The Anglican Episcopal House of Studies (AEHS) at Duke Divinity School is a community of students, faculty, and staff dedicated to nurturing and preparing Episcopalians and other Anglicans for future service to the church.
AEHS seeks to nurture and form the next generation of leaders in and for the church, equipping them to become so steeped in the classic tradition that they will be faithful, flexible, and imaginative as they apply it, even in confusing and turbulent times. Students are nourished and stretched in many dimensions—academic rigor, ecclesial confession, radical service, and personal holiness—reflecting our Lord’s commandment to love God with all our heart, soul, mind, and strength.
The Rev. Stephen Crawford (right, M.Div.’14) is rector at St. Mary’s Episcopal Church in Franklin, La., and is shown here with the Rev. William Glass (M.Div.’14) of the Episcopal Missionary Church.
Certificate in Anglican Studies
The Certificate in Anglican Studies is designed to help M.Div. and M.T.S. students fulfill the academic and formational requirements for Anglican/Episcopal ministry, ordained or lay.
AEHS Study Day
The annual AEHS Study Day offers clergy, other ministry professionals, and students the chance to learn and reflect on a substantial topic relating to theology and ministry. It is usually led by an Anglican/Episcopal member of the Divinity School faculty. Framed by the Daily Office, the majority of the day is given to a plenary presentation by the speaker so that a subject can be explored in some depth.
The Divinity School offers academic courses in varying disciplines relating to Anglican theology and practice. In partnership with the Field Education office, AEHS fosters field education opportunities in relevant parish, social, and clinical locations and encourages reflection on the experience. Yet spiritual formation and transformation cannot be neatly packaged into courses and credits. Thanks to the relative intimacy of AEHS (approximately 50 students), house events are often informal and always relational. AEHS oversees spiritual formation through both individual and corporate commitments, with the aim of integrating the personal and professional, the academic and practical, the devotional and ecclesial.
Along with a commitment to daily Morning Prayer, these three elements of AEHS programming—academic, experiential, and formational—form the core requirements of the Certificate in Anglican Studies. For those students who are pursuing ordination, these elements have proved ample for equipping students for the General Ordination Examination and for ordained ministry. Read more on ordination.
AEHS enjoys warm relationships with many local Anglican/Episcopal parishes as well as several congregations elsewhere in the United States, where students may serve as field education interns. Students also have the opportunity for clinical pastoral education (CPE) as well as further specialization in the area of theology and medicine through Duke University Hospital and several other local healthcare providers. Additionally, Duke University offers an opportunity to focus on educational chaplaincy through the work of Duke Chapel, the Episcopal Center at Duke University, and many other religious life organizations. M.Div. students are required to undertake two field education placements. For those who are also pursuing the Certificate in Anglican Studies, at least one placement must be in an Episcopal or other Anglican setting. American students are urged to take advantage of field education opportunities in other provinces of the Anglican Communion; Duke Divinity School offers a wealth of international links including opportunities with Durham University (UK) and a seminary in South Sudan.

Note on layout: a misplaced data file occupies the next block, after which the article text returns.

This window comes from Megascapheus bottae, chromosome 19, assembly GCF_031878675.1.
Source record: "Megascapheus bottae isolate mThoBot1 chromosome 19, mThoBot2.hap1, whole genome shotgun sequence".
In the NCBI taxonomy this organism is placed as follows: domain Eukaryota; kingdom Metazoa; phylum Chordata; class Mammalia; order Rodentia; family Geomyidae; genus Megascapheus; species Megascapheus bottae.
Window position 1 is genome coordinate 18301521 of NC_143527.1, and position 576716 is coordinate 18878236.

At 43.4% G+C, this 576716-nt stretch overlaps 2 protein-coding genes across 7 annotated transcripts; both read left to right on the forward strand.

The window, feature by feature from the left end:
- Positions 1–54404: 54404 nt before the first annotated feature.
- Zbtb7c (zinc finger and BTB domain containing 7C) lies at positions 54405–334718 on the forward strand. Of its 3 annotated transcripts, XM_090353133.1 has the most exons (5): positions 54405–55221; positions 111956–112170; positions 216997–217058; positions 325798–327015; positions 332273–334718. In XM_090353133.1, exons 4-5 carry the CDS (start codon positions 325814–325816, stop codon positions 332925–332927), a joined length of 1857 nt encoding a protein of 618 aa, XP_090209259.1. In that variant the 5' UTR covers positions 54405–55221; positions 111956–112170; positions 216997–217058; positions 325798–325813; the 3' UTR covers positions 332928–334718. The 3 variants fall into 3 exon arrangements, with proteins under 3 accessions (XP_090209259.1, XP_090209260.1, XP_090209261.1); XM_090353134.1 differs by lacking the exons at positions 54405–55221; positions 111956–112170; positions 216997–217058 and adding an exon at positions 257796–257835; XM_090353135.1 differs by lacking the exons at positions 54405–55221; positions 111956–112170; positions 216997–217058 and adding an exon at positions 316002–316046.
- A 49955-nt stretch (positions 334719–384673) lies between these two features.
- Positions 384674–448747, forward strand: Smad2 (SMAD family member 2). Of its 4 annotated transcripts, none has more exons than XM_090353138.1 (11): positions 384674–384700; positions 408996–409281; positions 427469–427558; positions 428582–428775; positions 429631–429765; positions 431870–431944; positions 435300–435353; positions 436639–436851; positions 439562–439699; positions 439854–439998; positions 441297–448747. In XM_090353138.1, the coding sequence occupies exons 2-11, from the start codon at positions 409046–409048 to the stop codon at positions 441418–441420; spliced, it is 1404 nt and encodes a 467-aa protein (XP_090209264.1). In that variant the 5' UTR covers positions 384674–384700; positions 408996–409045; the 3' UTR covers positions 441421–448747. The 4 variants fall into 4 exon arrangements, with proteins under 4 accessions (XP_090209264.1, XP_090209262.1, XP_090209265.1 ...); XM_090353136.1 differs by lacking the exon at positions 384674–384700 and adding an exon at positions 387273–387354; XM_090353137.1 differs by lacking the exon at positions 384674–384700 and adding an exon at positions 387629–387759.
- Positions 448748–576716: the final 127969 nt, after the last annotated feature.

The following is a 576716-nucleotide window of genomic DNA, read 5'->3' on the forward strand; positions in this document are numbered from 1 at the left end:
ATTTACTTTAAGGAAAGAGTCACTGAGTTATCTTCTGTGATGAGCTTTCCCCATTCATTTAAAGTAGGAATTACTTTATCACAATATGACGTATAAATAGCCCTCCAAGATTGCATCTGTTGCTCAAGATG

AEHS collaborates with the Field Education office to tailor these placement opportunities to student interests and requirements. Funding for these internships is usually provided by the receiving church/institution.
Anglican Spiritual Formation
Anglican Spiritual Formation (ASF) is a program offered through the Anglican Episcopal House of Studies. It encompasses a Rule of Life (pdf) for students individually and for the community as a whole. The aim is Christian ministerial formation: to help one another develop the skills, habits, character, and collegiality that will foster growth in the Christian faith and underpin a lifetime of ministry and service (ordained or lay) within an Anglican/Episcopal setting. This begins with a daily commitment to morning prayer, and it also assumes a parish involvement beyond Duke Divinity School as well as routine participation in the services and seminars of AEHS. Some ASF gatherings will be open to those not formally registered in the program.
The Divinity School has offered the following classes in Anglican Studies:
- Selected Modern Anglican Texts
- Episcopal Polity & Global Communion
- The Role and Function of Music in the Liturgy
- Anglican Social Ethics
- Anglican Spiritual Theology
- History of the Protestant Episcopal Church in America, 1700-present
- English Reformation History
- Anglican Doctrine
- Readings in Rowan Williams
- John Henry Newman: Life & Thought
- The 1979 Book of Common Prayer and the Principles of Anglican Worship
- Preaching and the Church Year
All of these are elective options in Anglican Studies that supplement the core curriculum of the M.Div. and M.T.S. programs.
- David Marshall, AEHS Director
- Liz Dowling-Sendor, AEHS Associate Director
- Sonja Tilley, Staff Specialisit
- Jeremy Begbie
- Luke Bretherton
- Farr Curlin
- Ellen Davis
- Maria Doerfler
- Susan Eastman
- Jennie Grillo
- Joel Marcus
- Lauren Winner
- David Aers (joint appointment with Trinity School of Arts and Sciences at Duke)